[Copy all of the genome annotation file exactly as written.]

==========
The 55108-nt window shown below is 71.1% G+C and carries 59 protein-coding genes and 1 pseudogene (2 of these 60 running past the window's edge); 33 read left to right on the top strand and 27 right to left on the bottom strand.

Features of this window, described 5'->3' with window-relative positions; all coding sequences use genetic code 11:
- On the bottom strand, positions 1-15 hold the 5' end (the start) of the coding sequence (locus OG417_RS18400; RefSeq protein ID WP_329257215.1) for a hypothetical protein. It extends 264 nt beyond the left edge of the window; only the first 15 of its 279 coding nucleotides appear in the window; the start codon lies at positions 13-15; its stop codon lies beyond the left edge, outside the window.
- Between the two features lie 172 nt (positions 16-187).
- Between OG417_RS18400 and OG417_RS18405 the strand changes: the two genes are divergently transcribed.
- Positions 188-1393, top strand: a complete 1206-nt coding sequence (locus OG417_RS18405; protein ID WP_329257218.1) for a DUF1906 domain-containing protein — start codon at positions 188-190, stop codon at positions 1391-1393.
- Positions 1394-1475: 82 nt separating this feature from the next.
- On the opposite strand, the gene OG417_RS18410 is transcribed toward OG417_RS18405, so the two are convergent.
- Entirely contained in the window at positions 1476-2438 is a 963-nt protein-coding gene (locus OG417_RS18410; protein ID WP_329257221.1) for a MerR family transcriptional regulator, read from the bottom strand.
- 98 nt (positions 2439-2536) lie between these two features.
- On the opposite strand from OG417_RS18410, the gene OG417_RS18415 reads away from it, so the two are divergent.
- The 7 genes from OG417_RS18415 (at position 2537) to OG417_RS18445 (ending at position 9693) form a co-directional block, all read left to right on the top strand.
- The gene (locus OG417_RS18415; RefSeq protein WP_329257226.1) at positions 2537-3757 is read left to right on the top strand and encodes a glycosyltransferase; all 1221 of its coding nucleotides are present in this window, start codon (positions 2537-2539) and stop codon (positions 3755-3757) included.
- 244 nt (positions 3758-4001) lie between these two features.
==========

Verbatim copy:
The 55108-nt window shown below is 71.1% G+C and carries 59 protein-coding genes and 1 pseudogene (2 of these 60 running past the window's edge); 33 read left to right on the top strand and 27 right to left on the bottom strand.

Features of this window, described 5'->3' with window-relative positions; all coding sequences use genetic code 11:
- On the bottom strand, positions 1-15 hold the 5' end (the start) of the coding sequence (locus OG417_RS18400; RefSeq protein ID WP_329257215.1) for a hypothetical protein. It extends 264 nt beyond the left edge of the window; only the first 15 of its 279 coding nucleotides appear in the window; the start codon lies at positions 13-15; its stop codon lies beyond the left edge, outside the window.
- Between the two features lie 172 nt (positions 16-187).
- Between OG417_RS18400 and OG417_RS18405 the strand changes: the two genes are divergently transcribed.
- Positions 188-1393, top strand: a complete 1206-nt coding sequence (locus OG417_RS18405; protein ID WP_329257218.1) for a DUF1906 domain-containing protein — start codon at positions 188-190, stop codon at positions 1391-1393.
- Positions 1394-1475: 82 nt separating this feature from the next.
- On the opposite strand, the gene OG417_RS18410 is transcribed toward OG417_RS18405, so the two are convergent.
- Entirely contained in the window at positions 1476-2438 is a 963-nt protein-coding gene (locus OG417_RS18410; protein ID WP_329257221.1) for a MerR family transcriptional regulator, read from the bottom strand.
- 98 nt (positions 2439-2536) lie between these two features.
- On the opposite strand from OG417_RS18410, the gene OG417_RS18415 reads away from it, so the two are divergent.
- The 7 genes from OG417_RS18415 (at position 2537) to OG417_RS18445 (ending at position 9693) form a co-directional block, all read left to right on the top strand.
- The gene (locus OG417_RS18415; RefSeq protein WP_329257226.1) at positions 2537-3757 is read left to right on the top strand and encodes a glycosyltransferase; all 1221 of its coding nucleotides are present in this window, start codon (positions 2537-2539) and stop codon (positions 3755-3757) included.
- 244 nt (positions 3758-4001) lie between these two features.